Location-based services still have to win over business
Shabhankar Ray is a busy man.
As global brand director for Dutch clothing company G-Star Raw, he personally takes a hand in all its marketing and advertising - and he has no time for ideas that do not work.
But recently he decided to invest in a new marketing tool which, he admits, he understands far less than his 14-year-old daughter.
He knows how the tool is meant to work from a consumer's perspective: a person uses their GPS-equipped smartphone to reveal their location and in return they are offered special promotions from nearby businesses.
Yet he is unsure of exactly how such 'location-based marketing' will translate into bigger profits for G-Star Raw.
"It's a journey of discovery. At our company, we're all aged 40-plus, so we've had to learn as we go along.
"When it comes to location-based services, all I know is that we have to be there. How many people it will bring into our business? I have no idea," he said.
The rapid growth of Facebook taught Mr Ray that he has to hedge his bets and put G-Star on as many different networks and platforms as possible.
"We've learned how to be present on social networking sites without expecting a precise metric or business return.
"We had no expectations from Facebook and now we have a quarter of a million friends on there. Eventually location-based services will take off in the same way," he said.
Mr Ray may have scant information to underpin his optimism, but he is not ill-informed. Even experts in this field acknowledge a serious lack of hard data about the commercial power of location-based services.
"The big players like Google do release some figures, but they don't break them down so we can see what's going on", says Martin Garner, from mobile telecom research firm CCS Insight.
"The smaller players hardly release figures at all."
"There are none of the data and feedback mechanisms that businesses need in order to know that location-based services are a good idea."
Location-based services claim to have millions of active users and hundreds of thousands of businesses - but that does not reveal how much money is being made through their platforms.
Mr Garner believes that this lack of commercial information is mainly due to the uncertainty surrounding a new industry, rather than any deliberate effort to hide less-than-impressive statistics.
End Quote Martin Garner CCS Insight
We had some fairly ambitious forecasts about location-based services ... but they didn't quite come to pass”
But at the same time, he acknowledges that location-based services are failing to catch on as quickly as expected.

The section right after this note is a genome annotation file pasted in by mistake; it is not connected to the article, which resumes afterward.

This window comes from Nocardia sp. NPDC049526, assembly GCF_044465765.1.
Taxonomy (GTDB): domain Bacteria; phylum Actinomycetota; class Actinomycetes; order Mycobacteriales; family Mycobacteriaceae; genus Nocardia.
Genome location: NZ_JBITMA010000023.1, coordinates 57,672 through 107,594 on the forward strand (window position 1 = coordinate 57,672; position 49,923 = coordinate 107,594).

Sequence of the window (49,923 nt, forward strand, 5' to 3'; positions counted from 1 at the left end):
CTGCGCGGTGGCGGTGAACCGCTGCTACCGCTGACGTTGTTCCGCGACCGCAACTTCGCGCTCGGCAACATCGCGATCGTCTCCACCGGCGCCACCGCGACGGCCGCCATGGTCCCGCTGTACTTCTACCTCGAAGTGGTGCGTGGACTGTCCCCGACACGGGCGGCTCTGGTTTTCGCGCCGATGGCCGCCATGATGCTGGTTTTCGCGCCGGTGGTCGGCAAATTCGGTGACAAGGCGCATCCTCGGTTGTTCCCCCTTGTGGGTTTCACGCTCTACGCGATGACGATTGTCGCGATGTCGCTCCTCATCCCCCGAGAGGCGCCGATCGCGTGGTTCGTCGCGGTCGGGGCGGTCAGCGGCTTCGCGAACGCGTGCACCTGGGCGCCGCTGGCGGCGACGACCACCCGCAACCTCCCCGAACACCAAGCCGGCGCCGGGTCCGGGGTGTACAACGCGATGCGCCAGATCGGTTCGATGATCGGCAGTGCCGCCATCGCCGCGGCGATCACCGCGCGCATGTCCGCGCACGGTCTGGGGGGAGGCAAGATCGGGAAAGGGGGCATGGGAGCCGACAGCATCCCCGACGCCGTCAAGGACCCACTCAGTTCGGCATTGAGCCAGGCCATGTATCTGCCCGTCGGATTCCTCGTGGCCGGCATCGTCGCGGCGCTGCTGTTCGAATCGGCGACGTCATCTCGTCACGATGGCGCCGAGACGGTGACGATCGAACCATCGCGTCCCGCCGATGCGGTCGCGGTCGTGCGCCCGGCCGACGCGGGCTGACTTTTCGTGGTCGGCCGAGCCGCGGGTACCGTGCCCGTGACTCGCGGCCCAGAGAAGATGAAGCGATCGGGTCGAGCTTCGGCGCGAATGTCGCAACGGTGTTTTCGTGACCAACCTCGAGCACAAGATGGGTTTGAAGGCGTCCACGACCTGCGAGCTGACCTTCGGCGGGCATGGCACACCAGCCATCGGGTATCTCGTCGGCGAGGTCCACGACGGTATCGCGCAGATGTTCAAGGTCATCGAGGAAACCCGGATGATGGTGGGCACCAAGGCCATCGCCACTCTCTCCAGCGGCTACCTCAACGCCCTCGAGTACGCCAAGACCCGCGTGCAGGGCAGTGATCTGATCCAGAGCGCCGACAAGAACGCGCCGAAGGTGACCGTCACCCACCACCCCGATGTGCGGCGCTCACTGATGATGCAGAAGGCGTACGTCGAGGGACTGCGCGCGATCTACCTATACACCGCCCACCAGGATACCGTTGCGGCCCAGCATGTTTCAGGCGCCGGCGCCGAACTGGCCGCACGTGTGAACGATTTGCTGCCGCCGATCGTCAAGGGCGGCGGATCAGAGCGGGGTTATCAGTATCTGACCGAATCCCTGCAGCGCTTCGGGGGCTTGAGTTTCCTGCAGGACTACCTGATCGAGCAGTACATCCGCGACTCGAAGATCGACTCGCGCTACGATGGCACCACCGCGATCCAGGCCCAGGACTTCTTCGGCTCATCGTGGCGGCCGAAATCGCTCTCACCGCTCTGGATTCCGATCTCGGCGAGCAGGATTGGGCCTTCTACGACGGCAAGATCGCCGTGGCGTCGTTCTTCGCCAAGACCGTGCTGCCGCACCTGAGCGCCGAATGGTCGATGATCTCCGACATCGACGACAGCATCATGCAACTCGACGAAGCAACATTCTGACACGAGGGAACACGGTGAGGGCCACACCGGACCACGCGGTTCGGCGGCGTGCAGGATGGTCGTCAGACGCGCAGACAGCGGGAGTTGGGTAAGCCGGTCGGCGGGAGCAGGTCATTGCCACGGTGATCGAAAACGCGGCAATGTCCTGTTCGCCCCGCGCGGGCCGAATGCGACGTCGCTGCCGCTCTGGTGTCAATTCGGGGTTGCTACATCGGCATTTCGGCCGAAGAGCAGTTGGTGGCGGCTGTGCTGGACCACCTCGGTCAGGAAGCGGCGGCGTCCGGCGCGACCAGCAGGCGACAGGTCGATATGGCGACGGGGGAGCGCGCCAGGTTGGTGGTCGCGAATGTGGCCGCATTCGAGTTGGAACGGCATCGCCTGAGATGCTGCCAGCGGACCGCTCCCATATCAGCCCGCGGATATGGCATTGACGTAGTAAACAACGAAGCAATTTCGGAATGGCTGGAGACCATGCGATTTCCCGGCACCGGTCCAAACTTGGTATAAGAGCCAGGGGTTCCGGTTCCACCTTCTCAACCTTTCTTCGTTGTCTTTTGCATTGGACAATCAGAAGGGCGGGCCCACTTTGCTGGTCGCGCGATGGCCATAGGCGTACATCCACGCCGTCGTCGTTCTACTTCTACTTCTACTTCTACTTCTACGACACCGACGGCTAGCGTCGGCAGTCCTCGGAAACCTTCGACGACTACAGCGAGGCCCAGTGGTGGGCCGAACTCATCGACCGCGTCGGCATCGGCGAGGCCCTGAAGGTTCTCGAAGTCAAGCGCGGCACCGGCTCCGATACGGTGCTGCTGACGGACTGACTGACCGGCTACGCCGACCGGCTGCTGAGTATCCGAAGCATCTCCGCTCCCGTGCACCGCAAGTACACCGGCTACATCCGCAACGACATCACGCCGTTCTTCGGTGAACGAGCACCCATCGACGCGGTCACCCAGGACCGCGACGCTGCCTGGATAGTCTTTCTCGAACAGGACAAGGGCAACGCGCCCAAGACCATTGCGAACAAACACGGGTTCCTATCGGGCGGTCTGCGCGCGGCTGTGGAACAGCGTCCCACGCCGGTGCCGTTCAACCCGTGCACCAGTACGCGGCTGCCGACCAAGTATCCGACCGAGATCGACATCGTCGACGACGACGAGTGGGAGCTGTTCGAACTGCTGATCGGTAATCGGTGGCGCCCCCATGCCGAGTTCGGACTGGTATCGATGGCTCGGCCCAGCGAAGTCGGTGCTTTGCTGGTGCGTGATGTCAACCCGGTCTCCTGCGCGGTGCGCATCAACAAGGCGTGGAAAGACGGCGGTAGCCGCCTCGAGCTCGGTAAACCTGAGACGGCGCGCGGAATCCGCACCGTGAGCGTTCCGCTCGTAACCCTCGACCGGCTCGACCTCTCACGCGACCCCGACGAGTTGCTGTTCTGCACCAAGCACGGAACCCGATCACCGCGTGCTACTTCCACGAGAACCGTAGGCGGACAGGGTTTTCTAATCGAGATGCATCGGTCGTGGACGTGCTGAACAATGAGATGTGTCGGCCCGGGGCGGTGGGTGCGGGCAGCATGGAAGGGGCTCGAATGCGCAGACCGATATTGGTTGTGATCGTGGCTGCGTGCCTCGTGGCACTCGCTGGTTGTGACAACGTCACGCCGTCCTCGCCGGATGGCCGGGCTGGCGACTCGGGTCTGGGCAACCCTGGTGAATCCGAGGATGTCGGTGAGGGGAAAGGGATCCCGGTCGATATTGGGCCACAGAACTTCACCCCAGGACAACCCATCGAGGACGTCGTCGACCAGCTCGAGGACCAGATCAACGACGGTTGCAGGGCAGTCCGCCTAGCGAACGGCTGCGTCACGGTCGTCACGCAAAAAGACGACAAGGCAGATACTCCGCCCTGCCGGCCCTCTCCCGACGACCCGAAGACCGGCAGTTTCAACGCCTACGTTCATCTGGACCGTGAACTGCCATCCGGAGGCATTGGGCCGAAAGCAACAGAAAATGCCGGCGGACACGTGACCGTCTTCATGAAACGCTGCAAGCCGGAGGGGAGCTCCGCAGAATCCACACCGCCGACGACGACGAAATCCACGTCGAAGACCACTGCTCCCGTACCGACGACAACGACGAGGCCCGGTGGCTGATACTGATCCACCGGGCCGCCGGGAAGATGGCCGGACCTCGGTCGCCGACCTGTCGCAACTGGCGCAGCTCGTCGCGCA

"We had some fairly ambitious forecasts about location-based services early on, but they didn't quite come to pass."
While Mr Garner still believes that location-based services have big potential, he believes that they are growing slowly because no one has yet discovered a killer business model.
There are many rival location-based services, each of which works in a slightly different way, but so far none of them can claim to be perfect.
Some services have been prone to cheating, when users have found ways to lie about their location. Others have been vulnerable to 'coupon-chasers' - people who visit a business just to obtain a discount there, with no intention of returning.
Most major networks require users to 'check in' repeatedly at a particular location before receiving any discounts, but this can deter users who are reluctant to broadcast their location or patterns of movement to strangers.
"The location-based era has just started and everybody is still trying to figure it out", says Michiel Verberg, founder of location-based app Whatser.
"It's like the early days of search, when you had lots of different search engines like Yahoo and AltaVista, before Google suddenly came along."
Mr Verberg would no doubt like Whatser to become the next Google, although it currently only has 20,000 users.
Nevertheless, Michiel Verberg has managed to entice Shubhankar Ray onto the network, and G-Star's Covent Garden store is now one of its 80,000 recommended places.
Part of the appeal is that Whatser users do not have to check in: They are simply alerted to places that their friends have visited and liked in the past. Real-time locations are not revealed and recommendations are possibly less open to abuse than checking in.
"If a friend suggests a place to go, that is something you can trust", says Mr Verberg.
"I think the future of location-based services will not be about people revealing their location, but about making information more relevant and more trustworthy."